Pro Se Round-Up of the Supreme Court October Term

by Alex Anastasio

McCutcheon v. FEC:
In McCutcheon, a political donor is challenging sections of federal campaign finance laws that limit donations to politicians and political committees. The donor is not challenging the individual cap on donations to any particular candidate or committee but is instead challenging the aggregate limits that limit the total amount of cash that can be donated during any political cycle. This case is, in some ways, a child of the controversial Citizens United v. FEC and promises to continue the same themes of free speech, money in politics, and the powers of Congress to regulate campaign finance.

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Schuette v. CDAA:
Affirmative action is once again before the Supreme Court, though this case presents a new legal angle. Unlike previous cases in which the permissibility of affirmative action was decided, the issue in this case is whether voters in Michigan, which had an affirmative action policy, may eliminate this policy by state constitutional amendment. The amendment, passed in 2006, prohibits all Michigan public schools from considering factors such as race or gender as part of their admissions policies. At the circuit level, a closely divided 8th Circuit panel held that the amendment violated the 14th Amendment

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NLRB v. Canning:
The Constitution grants the President the power to make appointments while the Senate is in recess but otherwise requires the President to receive the consent of the Senate. In 2012, President Obama determined that the Senate was in recess and made several appointments to the National Labor Relations Board. However, the Senate was not technically in recess at this time because it was conducting pro forma sessions at regular intervals. The question, practically, is whether the Senate can effectively block the President making recess appointments by holding sessions that are pure formality.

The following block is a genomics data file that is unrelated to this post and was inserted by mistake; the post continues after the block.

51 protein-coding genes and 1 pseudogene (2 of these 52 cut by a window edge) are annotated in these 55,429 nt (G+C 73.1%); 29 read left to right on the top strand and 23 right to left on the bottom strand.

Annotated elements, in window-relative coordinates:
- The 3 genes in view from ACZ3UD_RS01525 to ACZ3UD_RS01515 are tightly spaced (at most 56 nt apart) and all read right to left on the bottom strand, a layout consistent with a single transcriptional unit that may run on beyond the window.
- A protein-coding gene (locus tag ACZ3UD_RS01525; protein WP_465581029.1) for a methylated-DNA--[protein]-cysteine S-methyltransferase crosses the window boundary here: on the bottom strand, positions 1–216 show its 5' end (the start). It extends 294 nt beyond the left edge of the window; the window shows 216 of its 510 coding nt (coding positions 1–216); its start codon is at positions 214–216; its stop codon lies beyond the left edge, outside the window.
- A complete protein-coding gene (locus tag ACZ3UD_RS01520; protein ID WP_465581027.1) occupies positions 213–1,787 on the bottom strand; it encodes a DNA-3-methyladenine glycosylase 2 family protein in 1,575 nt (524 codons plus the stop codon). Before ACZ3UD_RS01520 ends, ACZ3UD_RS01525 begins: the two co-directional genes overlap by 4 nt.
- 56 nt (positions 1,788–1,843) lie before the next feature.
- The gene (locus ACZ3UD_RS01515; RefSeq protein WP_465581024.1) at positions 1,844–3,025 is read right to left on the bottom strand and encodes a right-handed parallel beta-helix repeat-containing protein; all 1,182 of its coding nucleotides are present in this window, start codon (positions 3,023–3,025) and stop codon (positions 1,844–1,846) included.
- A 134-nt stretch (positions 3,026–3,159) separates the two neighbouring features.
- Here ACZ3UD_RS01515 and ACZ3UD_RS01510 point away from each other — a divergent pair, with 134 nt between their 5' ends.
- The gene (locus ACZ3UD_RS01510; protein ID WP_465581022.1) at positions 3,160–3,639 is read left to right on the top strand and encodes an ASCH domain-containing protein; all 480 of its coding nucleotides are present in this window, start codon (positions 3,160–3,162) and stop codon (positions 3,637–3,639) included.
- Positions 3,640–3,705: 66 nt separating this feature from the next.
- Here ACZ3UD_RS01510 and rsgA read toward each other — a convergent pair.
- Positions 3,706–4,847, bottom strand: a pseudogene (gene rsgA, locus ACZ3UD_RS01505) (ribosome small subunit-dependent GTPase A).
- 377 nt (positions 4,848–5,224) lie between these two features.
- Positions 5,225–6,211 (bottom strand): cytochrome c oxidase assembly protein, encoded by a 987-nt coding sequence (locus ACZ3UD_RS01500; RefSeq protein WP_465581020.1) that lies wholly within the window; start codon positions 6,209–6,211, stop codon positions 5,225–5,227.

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Greece, N.Y. v. Galloway:
This First Amendment case concerns whether or not a city meeting may open with a religious prayer. The case will once again reopen debate as to where to draw the line on invocation of religious themes at government facilities.

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Mt. Holly v. Mt. Holly Gardens Citizens:
Urban renewal policies have sometimes been criticized as allowing racialized housing discrimination by city governments. Here, the litigants are a group of African-American residents who argue that the government of Mt. Holly is engaging in discriminatory use of urban renewal policies. The litigants are bringing this case under the Fair Housing Act, but the case recalls the eminent domain issues arising from cities seizing land for urban development. These kinds of takings were considered by the Court in the controversial Kelo case in 2005.

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McCullen v. Coakley:
This case combines two highly contentious issues: free speech and abortion. The issue in this particular case is a Massachusetts law that strictly limits the ability of people to protest within thirty-five feet of a health facility that provides abortions. The case provides an opportunity for the Court to reconsider the 2000 case of Hill v. Colorado, which may or may not allow Massachusetts to enforce the currently disputed law.

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